The amazing image above, which looks like colorful yarn wrapped artfully around the islands of the Eastern Caribbean in a giant Christo installation, is in fact the tracking history of the 61 boats that are sailing this week in the Caribbean 600 offshore race. The boats all are carrying Yellow Brick transponders that transmit positions, course and speed for all the boats all the time via a satellite miles in the sky above. For race organizers, tracking systems like this are a key safety feature. For those of us not sailing, it allows us to watch an offshore race as the action unfolds.
This is of particular interest to me since my older son Si is racing aboard the Class 40 Sirius. I’ve been watching them as they gained and lost positions through the first two days, all the while hoping that nothing breaks and no one gets hurt. Then, Wednesday morning, Sirius’s track veered off the course and then showed the boat heading back into the lee of the island of Guadeloupe where it stopped for about an hour. What the…? Judging from the track, it looked like a headstay or fore sail problem, but not a man overboard search or a quick diversion to nearest land for a medical emergency.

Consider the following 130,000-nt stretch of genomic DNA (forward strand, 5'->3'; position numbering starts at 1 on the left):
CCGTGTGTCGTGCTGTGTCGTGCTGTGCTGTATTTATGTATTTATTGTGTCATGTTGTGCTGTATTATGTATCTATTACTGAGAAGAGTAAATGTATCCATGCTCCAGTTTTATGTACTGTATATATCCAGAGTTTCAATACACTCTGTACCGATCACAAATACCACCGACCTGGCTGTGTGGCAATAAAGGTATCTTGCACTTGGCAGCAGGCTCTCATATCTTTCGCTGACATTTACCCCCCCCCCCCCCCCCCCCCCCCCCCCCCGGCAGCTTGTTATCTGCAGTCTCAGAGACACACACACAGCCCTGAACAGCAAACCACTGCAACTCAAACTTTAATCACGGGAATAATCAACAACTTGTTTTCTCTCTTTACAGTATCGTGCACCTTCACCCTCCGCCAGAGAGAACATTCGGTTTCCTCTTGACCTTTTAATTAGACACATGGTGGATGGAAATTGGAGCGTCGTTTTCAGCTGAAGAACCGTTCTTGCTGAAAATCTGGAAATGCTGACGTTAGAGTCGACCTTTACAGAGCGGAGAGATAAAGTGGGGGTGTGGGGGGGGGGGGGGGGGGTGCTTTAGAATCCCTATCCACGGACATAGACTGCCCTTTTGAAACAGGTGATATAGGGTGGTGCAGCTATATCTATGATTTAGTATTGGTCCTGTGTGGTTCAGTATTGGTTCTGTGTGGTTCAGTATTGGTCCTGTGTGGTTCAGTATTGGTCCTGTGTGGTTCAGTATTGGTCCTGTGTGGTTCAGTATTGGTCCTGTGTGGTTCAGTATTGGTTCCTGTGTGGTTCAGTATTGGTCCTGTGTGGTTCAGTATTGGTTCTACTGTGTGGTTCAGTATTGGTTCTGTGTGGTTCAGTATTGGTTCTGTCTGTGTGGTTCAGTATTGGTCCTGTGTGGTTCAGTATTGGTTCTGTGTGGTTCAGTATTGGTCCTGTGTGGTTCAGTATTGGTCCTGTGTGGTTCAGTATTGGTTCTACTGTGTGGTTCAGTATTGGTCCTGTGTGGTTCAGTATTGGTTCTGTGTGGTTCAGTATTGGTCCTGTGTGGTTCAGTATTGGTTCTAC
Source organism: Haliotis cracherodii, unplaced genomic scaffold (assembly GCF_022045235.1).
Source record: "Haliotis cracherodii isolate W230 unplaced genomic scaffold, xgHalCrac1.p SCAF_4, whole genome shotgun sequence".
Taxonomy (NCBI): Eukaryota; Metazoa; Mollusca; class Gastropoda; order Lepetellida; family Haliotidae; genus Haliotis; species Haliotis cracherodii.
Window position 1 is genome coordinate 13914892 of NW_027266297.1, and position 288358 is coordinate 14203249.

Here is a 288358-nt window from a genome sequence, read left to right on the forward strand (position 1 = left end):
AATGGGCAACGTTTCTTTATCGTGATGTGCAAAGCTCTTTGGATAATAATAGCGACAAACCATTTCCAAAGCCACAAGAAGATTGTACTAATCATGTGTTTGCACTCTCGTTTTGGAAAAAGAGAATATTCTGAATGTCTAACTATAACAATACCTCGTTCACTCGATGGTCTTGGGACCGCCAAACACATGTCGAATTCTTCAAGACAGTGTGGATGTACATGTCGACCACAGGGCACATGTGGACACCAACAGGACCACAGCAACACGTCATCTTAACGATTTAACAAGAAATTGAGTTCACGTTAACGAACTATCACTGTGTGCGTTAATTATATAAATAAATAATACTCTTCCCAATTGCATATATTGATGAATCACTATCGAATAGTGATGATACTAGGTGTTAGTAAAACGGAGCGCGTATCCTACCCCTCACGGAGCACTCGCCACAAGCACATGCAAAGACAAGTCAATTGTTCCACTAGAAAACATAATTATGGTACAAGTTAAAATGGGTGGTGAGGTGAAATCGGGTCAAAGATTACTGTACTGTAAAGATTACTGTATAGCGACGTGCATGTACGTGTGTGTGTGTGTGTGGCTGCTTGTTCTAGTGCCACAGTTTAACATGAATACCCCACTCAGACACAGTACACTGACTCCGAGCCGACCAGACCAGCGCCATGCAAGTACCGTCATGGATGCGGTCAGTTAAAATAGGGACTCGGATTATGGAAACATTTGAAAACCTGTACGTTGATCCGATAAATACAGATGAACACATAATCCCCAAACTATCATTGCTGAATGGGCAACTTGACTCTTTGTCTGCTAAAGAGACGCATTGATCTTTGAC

An hour later, Sirius was underway again and back in the event. Phew. Then I got a text from Si’s lovely wife Alex. “Just in case you are tracking them, Sirius tore her Solent jib and needed shelter to get it down.” Just in case I was watching…funny.
It was a relief to know the boys were okay. And it made me feel for my now gone parents who long ago in the age before high seas radios, GPS, or tracking devices had to wait for four months to hear from me as I sailed from Panama to Tahiti in a small boat. My Mum always said that during those four months her hair turned from brown to white. We are lucky today to have the modern tools for instant location and communication. But they do take some of the mystery and romance of the unknown out of the offshore sailing game.